Oracle really owes HPE $3bn after Supreme Court snub • The Register

The US Supreme Court on Monday declined to hear Oracle’s appeal to overturn a ruling that ordered the IT giant to pay $3 billion in damages for breaching a decades-old contractual agreement.

In June 2011, before HPE had separated from HP, the company sued Oracle for refusing to add Itanium support to its database software. HP claimed Big Red violated a contractual agreement by not doing so, although Oracle claimed it specifically declined requests to support Intel’s Itanium processors at the time.

A lengthy legal battle ensued. Oracle was ordered by a jury to pay $3 billion in damages and has appealed the decision to the highest judges in America. The Supreme Court has now rejected his application.

This brouhaha basically boils down to an interpretation of an agreement Oracle and HP struck when Oracle hired former HP CEO, the late Mark Hurd. The agreement recognized that both companies have a “longstanding strategic relationship” and a “mutual desire to continue to support their mutual customers.” Oracle had said it would “continue to offer its suite of products on HP platforms,” ​​while HP promised to “continue to support Oracle products (including Oracle Enterprise Linux and Oracle VM) on its hardware.”

One might think that this is a commitment to deploy Oracle’s database suite on HP’s Intel Itanium-based systems.

However, Oracle claimed, among other things, that HP unfairly baited it into providing long-term support for the PC maker’s Itanium systems while secretly knowing that Intel was no longer sticking with its Itanium line of processors. When Oracle discovered that Itanic was doomed, it declared that it would no longer support the hardware. HP sued and won. The total damages awarded are a high price, and Oracle argued that the full amount was not fair.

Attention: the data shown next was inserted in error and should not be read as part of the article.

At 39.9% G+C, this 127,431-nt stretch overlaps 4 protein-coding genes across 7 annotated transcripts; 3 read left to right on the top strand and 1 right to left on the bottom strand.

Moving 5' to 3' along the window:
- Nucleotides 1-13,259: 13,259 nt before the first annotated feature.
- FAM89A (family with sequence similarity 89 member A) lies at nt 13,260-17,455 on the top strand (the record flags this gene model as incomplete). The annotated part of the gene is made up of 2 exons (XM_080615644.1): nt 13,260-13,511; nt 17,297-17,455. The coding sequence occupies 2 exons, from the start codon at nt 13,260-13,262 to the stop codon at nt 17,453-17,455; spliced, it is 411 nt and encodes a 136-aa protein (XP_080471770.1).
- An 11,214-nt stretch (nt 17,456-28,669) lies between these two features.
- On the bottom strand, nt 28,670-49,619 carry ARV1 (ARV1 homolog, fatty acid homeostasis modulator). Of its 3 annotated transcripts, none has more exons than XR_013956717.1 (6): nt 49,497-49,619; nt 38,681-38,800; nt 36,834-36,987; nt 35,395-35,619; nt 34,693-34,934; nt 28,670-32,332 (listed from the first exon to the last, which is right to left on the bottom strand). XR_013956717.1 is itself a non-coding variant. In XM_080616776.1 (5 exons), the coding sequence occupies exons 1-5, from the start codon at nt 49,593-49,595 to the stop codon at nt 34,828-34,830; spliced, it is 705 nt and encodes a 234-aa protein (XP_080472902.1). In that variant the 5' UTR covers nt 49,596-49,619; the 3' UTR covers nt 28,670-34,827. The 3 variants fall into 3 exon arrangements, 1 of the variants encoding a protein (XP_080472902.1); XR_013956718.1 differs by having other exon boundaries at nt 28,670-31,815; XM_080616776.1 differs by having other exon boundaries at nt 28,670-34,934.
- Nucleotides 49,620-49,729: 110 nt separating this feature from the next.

Oracle argued it shouldn’t have to pay part of the penalties because it relied on comments that should have been protected by the First Amendment. “California courts have awarded $3 billion in damages in this case — one of the largest civil awards in California history — based in part on conduct protected by the First Amendment Petitions Clause,” it said [PDF] the Supreme Court.

The IT giant made the same arguments in its petitions to the lower courts, the appellate courts and the Supreme Court of California before being denied by the United States Supreme Court. The rejection by the US highest court leaves Oracle no room for maneuver and means that the lawsuit is finally decided: Oracle must pay HPE 3 billion US dollars.

“We are pleased with the court’s order,” said an HP spokesman The registry. A representative from Oracle declined to comment. ®

About Stephanie McGehee

Check Also

HNTB Corporation appoints Michelle Dippel as President of Western Region

Michelle Dippel, President of the HNTB Region West I very much look forward to what …